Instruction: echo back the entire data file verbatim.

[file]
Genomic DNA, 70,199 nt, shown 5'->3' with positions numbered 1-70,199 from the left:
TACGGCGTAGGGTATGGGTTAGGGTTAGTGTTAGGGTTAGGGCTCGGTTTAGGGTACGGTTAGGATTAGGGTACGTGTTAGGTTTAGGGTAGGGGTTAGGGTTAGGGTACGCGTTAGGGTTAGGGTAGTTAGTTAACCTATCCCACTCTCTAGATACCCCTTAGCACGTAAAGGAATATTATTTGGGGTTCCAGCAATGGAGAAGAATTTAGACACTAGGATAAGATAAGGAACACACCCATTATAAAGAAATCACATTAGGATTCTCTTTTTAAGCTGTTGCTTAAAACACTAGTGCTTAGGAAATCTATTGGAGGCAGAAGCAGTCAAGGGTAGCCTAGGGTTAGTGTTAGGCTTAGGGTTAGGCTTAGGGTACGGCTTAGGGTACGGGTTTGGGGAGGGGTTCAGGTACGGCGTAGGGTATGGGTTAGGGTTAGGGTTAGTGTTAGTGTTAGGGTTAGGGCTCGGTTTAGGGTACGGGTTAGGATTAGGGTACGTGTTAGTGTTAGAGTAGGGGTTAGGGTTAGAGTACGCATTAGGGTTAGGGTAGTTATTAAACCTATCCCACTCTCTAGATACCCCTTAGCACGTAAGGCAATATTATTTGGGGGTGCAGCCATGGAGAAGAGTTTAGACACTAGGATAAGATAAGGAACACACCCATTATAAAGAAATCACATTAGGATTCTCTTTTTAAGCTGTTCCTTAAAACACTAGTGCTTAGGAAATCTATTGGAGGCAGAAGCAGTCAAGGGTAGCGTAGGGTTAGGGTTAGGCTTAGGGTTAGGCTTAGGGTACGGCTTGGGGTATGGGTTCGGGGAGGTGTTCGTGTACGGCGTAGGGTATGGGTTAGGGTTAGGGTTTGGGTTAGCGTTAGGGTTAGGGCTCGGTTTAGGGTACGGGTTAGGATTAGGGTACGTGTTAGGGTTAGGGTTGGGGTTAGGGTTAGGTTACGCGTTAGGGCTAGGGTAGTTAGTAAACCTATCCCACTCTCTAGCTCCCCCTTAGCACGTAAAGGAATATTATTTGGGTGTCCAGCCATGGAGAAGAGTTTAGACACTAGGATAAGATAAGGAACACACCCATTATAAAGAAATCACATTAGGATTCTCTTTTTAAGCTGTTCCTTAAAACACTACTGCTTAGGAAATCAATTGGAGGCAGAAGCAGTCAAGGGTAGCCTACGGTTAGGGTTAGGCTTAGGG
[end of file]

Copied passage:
Genomic DNA, 70,199 nt, shown 5'->3' with positions numbered 1-70,199 from the left:
TACGGCGTAGGGTATGGGTTAGGGTTAGTGTTAGGGTTAGGGCTCGGTTTAGGGTACGGTTAGGATTAGGGTACGTGTTAGGTTTAGGGTAGGGGTTAGGGTTAGGGTACGCGTTAGGGTTAGGGTAGTTAGTTAACCTATCCCACTCTCTAGATACCCCTTAGCACGTAAAGGAATATTATTTGGGGTTCCAGCAATGGAGAAGAATTTAGACACTAGGATAAGATAAGGAACACACCCATTATAAAGAAATCACATTAGGATTCTCTTTTTAAGCTGTTGCTTAAAACACTAGTGCTTAGGAAATCTATTGGAGGCAGAAGCAGTCAAGGGTAGCCTAGGGTTAGTGTTAGGCTTAGGGTTAGGCTTAGGGTACGGCTTAGGGTACGGGTTTGGGGAGGGGTTCAGGTACGGCGTAGGGTATGGGTTAGGGTTAGGGTTAGTGTTAGTGTTAGGGTTAGGGCTCGGTTTAGGGTACGGGTTAGGATTAGGGTACGTGTTAGTGTTAGAGTAGGGGTTAGGGTTAGAGTACGCATTAGGGTTAGGGTAGTTATTAAACCTATCCCACTCTCTAGATACCCCTTAGCACGTAAGGCAATATTATTTGGGGGTGCAGCCATGGAGAAGAGTTTAGACACTAGGATAAGATAAGGAACACACCCATTATAAAGAAATCACATTAGGATTCTCTTTTTAAGCTGTTCCTTAAAACACTAGTGCTTAGGAAATCTATTGGAGGCAGAAGCAGTCAAGGGTAGCGTAGGGTTAGGGTTAGGCTTAGGGTTAGGCTTAGGGTACGGCTTGGGGTATGGGTTCGGGGAGGTGTTCGTGTACGGCGTAGGGTATGGGTTAGGGTTAGGGTTTGGGTTAGCGTTAGGGTTAGGGCTCGGTTTAGGGTACGGGTTAGGATTAGGGTACGTGTTAGGGTTAGGGTTGGGGTTAGGGTTAGGTTACGCGTTAGGGCTAGGGTAGTTAGTAAACCTATCCCACTCTCTAGCTCCCCCTTAGCACGTAAAGGAATATTATTTGGGTGTCCAGCCATGGAGAAGAGTTTAGACACTAGGATAAGATAAGGAACACACCCATTATAAAGAAATCACATTAGGATTCTCTTTTTAAGCTGTTCCTTAAAACACTACTGCTTAGGAAATCAATTGGAGGCAGAAGCAGTCAAGGGTAGCCTACGGTTAGGGTTAGGCTTAGGG